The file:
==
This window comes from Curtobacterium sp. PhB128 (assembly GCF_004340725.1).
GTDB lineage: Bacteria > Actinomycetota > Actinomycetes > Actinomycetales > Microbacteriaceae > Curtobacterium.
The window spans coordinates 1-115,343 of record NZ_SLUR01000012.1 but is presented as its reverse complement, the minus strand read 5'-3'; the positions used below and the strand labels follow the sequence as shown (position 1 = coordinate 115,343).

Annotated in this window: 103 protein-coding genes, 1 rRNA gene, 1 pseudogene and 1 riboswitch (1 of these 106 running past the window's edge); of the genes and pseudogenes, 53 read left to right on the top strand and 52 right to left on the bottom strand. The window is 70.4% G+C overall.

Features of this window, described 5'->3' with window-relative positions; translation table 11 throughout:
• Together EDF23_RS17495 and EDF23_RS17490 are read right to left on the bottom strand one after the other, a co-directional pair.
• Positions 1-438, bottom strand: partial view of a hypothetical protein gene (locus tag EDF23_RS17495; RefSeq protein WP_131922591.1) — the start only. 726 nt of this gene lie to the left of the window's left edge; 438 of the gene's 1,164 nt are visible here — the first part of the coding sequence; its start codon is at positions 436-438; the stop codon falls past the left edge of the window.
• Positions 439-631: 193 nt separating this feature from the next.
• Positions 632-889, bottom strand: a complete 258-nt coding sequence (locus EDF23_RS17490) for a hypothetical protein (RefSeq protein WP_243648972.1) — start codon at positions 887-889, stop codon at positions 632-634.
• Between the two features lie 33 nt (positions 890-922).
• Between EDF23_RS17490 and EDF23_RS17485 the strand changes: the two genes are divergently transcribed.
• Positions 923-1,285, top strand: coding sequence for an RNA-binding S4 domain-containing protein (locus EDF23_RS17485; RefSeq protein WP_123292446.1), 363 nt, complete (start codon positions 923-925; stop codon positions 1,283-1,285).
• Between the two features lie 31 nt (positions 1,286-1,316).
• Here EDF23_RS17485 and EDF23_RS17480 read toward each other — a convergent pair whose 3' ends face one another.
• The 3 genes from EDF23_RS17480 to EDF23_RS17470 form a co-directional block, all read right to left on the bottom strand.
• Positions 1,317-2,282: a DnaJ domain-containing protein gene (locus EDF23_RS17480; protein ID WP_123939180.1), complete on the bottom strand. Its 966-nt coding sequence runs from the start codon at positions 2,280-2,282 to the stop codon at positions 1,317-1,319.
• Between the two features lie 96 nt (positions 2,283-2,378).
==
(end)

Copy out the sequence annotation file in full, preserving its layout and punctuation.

This window comes from Curtobacterium sp. PhB128 (assembly GCF_004340725.1).
GTDB lineage: Bacteria > Actinomycetota > Actinomycetes > Actinomycetales > Microbacteriaceae > Curtobacterium.
The window spans coordinates 1-115,343 of record NZ_SLUR01000012.1 but is presented as its reverse complement, the minus strand read 5'-3'; the positions used below and the strand labels follow the sequence as shown (position 1 = coordinate 115,343).

Annotated in this window: 103 protein-coding genes, 1 rRNA gene, 1 pseudogene and 1 riboswitch (1 of these 106 running past the window's edge); of the genes and pseudogenes, 53 read left to right on the top strand and 52 right to left on the bottom strand. The window is 70.4% G+C overall.

Features of this window, described 5'->3' with window-relative positions; translation table 11 throughout:
• Together EDF23_RS17495 and EDF23_RS17490 are read right to left on the bottom strand one after the other, a co-directional pair.
• Positions 1-438, bottom strand: partial view of a hypothetical protein gene (locus tag EDF23_RS17495; RefSeq protein WP_131922591.1) — the start only. 726 nt of this gene lie to the left of the window's left edge; 438 of the gene's 1,164 nt are visible here — the first part of the coding sequence; its start codon is at positions 436-438; the stop codon falls past the left edge of the window.
• Positions 439-631: 193 nt separating this feature from the next.
• Positions 632-889, bottom strand: a complete 258-nt coding sequence (locus EDF23_RS17490) for a hypothetical protein (RefSeq protein WP_243648972.1) — start codon at positions 887-889, stop codon at positions 632-634.
• Between the two features lie 33 nt (positions 890-922).
• Between EDF23_RS17490 and EDF23_RS17485 the strand changes: the two genes are divergently transcribed.
• Positions 923-1,285, top strand: coding sequence for an RNA-binding S4 domain-containing protein (locus EDF23_RS17485; RefSeq protein WP_123292446.1), 363 nt, complete (start codon positions 923-925; stop codon positions 1,283-1,285).
• Between the two features lie 31 nt (positions 1,286-1,316).
• Here EDF23_RS17485 and EDF23_RS17480 read toward each other — a convergent pair whose 3' ends face one another.
• The 3 genes from EDF23_RS17480 to EDF23_RS17470 form a co-directional block, all read right to left on the bottom strand.
• Positions 1,317-2,282: a DnaJ domain-containing protein gene (locus EDF23_RS17480; protein ID WP_123939180.1), complete on the bottom strand. Its 966-nt coding sequence runs from the start codon at positions 2,280-2,282 to the stop codon at positions 1,317-1,319.
• Between the two features lie 96 nt (positions 2,283-2,378).